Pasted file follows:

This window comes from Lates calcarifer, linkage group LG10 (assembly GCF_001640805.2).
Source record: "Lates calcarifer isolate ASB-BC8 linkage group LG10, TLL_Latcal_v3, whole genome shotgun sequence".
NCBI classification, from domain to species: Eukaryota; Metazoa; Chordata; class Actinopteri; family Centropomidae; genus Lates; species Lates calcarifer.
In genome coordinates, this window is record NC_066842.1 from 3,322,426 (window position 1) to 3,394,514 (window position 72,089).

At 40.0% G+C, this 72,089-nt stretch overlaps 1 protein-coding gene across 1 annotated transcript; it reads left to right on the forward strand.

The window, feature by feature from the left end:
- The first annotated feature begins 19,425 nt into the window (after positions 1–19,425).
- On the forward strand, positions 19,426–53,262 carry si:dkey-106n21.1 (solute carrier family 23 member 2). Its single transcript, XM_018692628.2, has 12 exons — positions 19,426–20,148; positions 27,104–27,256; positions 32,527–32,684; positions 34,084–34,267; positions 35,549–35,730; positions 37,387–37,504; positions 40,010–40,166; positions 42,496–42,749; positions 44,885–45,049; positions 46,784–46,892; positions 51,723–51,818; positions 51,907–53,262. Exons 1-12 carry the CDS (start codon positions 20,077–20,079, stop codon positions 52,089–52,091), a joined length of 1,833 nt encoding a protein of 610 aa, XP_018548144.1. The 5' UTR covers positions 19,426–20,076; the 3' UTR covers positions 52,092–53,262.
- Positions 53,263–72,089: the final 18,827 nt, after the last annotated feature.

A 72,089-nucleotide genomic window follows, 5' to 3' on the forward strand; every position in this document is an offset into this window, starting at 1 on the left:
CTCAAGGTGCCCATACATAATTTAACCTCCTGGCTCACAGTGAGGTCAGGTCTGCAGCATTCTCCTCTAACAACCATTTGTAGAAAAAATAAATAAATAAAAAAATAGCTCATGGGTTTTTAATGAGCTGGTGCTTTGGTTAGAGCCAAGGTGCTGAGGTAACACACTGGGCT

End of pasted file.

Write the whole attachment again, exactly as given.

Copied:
This window comes from Lates calcarifer, linkage group LG10 (assembly GCF_001640805.2).
Source record: "Lates calcarifer isolate ASB-BC8 linkage group LG10, TLL_Latcal_v3, whole genome shotgun sequence".
NCBI classification, from domain to species: Eukaryota; Metazoa; Chordata; class Actinopteri; family Centropomidae; genus Lates; species Lates calcarifer.
In genome coordinates, this window is record NC_066842.1 from 3,322,426 (window position 1) to 3,394,514 (window position 72,089).

At 40.0% G+C, this 72,089-nt stretch overlaps 1 protein-coding gene across 1 annotated transcript; it reads left to right on the forward strand.

The window, feature by feature from the left end:
- The first annotated feature begins 19,425 nt into the window (after positions 1–19,425).
- On the forward strand, positions 19,426–53,262 carry si:dkey-106n21.1 (solute carrier family 23 member 2). Its single transcript, XM_018692628.2, has 12 exons — positions 19,426–20,148; positions 27,104–27,256; positions 32,527–32,684; positions 34,084–34,267; positions 35,549–35,730; positions 37,387–37,504; positions 40,010–40,166; positions 42,496–42,749; positions 44,885–45,049; positions 46,784–46,892; positions 51,723–51,818; positions 51,907–53,262. Exons 1-12 carry the CDS (start codon positions 20,077–20,079, stop codon positions 52,089–52,091), a joined length of 1,833 nt encoding a protein of 610 aa, XP_018548144.1. The 5' UTR covers positions 19,426–20,076; the 3' UTR covers positions 52,092–53,262.
- Positions 53,263–72,089: the final 18,827 nt, after the last annotated feature.

A 72,089-nucleotide genomic window follows, 5' to 3' on the forward strand; every position in this document is an offset into this window, starting at 1 on the left:
CTCAAGGTGCCCATACATAATTTAACCTCCTGGCTCACAGTGAGGTCAGGTCTGCAGCATTCTCCTCTAACAACCATTTGTAGAAAAAATAAATAAATAAAAAAATAGCTCATGGGTTTTTAATGAGCTGGTGCTTTGGTTAGAGCCAAGGTGCTGAGGTAACACACTGGGCT